Tackling environmental pollution in Vietnam’s craft villages
By Sango Mahanty
A new Devpolicy Discussion Paper “Crafting Sustainability: Managing Water Pollution In Viet Nam’s Craft Villages” reports on the underlying causes of pollution in Vietnam’s Red River basin, and policy options to redress these. The Discussion Paper presents the findings of a three-year AusAID-funded study by ANU and the Institute for Policy and Strategy for Agriculture and Rural Development in Hanoi.
Like many small and medium enterprises (SMEs) in the region, craft enterprises are usually small, informal, with low margins, many competitors and a low capacity and willingness to invest in new technologies. They are often founded on very limited or insecure access to critical resources such as land and capital, making investment in better technologies a very difficult prospect. Relationships between craft producers and government at various levels also tend to be low on trust. Although social relationships within craft villages are strong, specific rules and processes do not yet exist to deal with pollution and waste management, and may need facilitation by civil society or government if any form of community collaboration on waste management is to proceed.
The study finds that current government policies treat craft villages in much the same way as larger scale industry, focusing on direct regulation, pollution fees for individual polluters and public education. However, such approaches are failing, given the economic significance of crafts for rural livelihoods and weak state capacity to monitor and regulate countless small-scale, dispersed and interdependent craft producers. Craft producers, like other industries, want to know that they are not acting alone, but that other producers are also bearing the costs associated with pollution reduction. Yet they lack confidence in the government’s capacity to evenly and fairly implement policies to regulate pollution in other villages and provinces. Furthermore, issues such as forced land acquisition in the urban periphery (e.g. on the outskirts of Hanoi) creates an uncertain future for craft producers. Some have already lost workshops to urban development, which further diminishes their willingness to invest in low pollution technology or waste treatment.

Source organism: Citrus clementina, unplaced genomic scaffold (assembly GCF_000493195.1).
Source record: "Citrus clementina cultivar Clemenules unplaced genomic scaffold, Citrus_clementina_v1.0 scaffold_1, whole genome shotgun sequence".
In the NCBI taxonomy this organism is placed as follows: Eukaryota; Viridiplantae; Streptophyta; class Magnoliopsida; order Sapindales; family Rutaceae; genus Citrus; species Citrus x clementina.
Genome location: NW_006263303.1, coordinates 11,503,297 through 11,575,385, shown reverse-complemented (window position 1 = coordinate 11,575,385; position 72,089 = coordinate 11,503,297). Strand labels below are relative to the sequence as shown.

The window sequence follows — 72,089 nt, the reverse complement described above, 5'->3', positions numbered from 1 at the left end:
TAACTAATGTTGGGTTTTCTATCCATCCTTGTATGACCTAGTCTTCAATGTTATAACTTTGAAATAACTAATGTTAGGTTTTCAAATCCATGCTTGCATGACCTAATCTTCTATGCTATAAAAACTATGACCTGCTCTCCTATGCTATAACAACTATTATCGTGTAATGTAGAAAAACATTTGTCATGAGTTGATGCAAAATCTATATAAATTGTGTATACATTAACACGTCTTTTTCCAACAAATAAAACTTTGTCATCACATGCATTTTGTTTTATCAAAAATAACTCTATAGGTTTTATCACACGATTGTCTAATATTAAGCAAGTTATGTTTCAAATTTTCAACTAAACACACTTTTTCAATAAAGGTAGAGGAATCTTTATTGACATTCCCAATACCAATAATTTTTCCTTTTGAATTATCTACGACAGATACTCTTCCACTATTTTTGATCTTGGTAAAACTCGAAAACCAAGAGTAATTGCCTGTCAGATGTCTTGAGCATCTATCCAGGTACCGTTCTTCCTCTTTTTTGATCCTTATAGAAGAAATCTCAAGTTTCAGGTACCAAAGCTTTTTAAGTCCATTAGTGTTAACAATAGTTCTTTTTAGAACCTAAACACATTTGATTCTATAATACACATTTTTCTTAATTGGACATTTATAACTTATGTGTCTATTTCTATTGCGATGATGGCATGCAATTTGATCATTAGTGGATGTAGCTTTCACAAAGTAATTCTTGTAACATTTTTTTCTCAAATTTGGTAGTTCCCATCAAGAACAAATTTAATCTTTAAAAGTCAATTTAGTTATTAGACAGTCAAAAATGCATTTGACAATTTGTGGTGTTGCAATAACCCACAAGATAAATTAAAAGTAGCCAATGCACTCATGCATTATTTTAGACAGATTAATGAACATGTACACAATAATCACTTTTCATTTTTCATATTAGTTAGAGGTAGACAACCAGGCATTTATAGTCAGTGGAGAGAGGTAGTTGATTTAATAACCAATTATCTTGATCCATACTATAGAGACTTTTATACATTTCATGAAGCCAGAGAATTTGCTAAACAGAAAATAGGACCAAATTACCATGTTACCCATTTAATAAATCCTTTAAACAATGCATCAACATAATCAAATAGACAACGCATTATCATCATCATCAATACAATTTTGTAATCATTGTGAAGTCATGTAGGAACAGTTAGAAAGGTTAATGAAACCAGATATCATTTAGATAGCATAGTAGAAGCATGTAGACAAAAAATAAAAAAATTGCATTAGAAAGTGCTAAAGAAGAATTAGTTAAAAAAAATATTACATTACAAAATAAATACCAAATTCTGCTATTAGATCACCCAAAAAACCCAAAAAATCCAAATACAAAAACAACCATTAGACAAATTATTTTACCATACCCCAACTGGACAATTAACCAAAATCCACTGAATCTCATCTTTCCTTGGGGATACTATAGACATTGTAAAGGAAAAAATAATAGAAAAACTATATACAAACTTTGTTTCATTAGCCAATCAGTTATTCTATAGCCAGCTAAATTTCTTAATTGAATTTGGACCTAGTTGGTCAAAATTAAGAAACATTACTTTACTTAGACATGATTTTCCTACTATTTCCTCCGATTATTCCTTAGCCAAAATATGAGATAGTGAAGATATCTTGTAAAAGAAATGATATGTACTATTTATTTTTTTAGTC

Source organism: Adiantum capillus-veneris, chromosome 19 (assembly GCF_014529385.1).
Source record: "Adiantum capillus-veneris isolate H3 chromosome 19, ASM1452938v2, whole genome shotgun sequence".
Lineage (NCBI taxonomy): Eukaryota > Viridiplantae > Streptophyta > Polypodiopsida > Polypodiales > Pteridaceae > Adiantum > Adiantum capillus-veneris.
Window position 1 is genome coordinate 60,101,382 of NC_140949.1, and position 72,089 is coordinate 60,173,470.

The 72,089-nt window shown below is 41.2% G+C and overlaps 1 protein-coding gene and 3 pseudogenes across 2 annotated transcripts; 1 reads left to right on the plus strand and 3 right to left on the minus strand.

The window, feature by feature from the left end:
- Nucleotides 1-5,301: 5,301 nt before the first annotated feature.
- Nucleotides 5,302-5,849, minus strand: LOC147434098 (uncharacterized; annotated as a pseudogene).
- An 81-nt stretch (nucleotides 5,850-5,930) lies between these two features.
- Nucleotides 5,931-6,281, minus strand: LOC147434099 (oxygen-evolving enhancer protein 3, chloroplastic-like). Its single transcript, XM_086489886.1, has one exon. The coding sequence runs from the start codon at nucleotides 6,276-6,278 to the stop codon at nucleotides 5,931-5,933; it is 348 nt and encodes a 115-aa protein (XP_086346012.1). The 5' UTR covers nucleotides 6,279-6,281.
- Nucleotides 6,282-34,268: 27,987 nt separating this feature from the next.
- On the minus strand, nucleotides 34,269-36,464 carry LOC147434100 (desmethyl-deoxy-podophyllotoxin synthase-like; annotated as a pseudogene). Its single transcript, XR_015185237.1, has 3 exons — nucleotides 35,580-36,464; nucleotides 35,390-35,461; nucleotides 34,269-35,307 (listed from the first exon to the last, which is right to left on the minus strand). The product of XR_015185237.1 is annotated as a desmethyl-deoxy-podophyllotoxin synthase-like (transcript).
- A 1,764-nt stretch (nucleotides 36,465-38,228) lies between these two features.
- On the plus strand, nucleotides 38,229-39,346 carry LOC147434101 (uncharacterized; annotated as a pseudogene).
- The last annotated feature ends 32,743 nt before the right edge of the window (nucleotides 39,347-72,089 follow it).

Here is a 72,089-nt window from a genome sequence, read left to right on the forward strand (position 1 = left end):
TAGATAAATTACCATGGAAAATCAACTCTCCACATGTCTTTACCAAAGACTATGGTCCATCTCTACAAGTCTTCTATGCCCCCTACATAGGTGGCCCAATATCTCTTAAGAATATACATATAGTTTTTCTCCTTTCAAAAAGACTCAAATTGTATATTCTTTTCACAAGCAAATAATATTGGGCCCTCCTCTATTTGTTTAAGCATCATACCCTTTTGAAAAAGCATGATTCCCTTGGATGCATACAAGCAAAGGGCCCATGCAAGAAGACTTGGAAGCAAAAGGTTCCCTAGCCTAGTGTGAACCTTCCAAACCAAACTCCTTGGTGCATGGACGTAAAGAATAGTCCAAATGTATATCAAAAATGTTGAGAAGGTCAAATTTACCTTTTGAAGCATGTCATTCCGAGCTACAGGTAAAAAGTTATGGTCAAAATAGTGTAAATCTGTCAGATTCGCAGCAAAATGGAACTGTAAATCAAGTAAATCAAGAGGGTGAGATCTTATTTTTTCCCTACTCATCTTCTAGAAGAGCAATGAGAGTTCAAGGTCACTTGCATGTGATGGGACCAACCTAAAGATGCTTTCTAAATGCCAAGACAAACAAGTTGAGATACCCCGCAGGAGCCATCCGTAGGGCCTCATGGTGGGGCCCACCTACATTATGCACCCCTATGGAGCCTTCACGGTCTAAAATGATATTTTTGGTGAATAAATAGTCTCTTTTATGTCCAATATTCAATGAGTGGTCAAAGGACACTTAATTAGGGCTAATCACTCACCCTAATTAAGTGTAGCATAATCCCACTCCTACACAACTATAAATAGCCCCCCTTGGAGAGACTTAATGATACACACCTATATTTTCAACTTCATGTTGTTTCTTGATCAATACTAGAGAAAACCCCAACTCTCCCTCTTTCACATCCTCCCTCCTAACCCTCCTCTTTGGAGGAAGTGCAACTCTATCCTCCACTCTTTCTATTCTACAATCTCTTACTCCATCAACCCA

The study makes the overarching point that rural industries are qualitatively different to large-scale industries and require different strategies to manage their environmental impacts. Addressing pollution in craft villages needs more than tight regulation. A more tailored and integrated approach to craft village pollution abatement is needed, which takes account of the capacities, resources and livelihood imperatives of small-scale craft producers. There is a pressing need to facilitate effective coordination and collaboration between entrepreneurs and government, based on stronger relationships and trust. Improved intra-government coordination is also a priority, both horizontal and vertical at different levels of government. In particular, the role of commune authorities in environmental management has so far been marginal, yet amongst government actors local officials arguably demonstrated the clearest understanding of the issues, impacts and imperatives around the problem of craft village water pollution.
See the complete report here.
Dr Sango Mahanty is a Research and Teaching Fellow at the Australian National University, with a focus in natural resource management, studies of Asian society and environment policy.
About the author/s
Dr Sango Mahanty is currently an ARC Future Fellow, Resources Environment & Development Group at the Crawford School of Public Policy.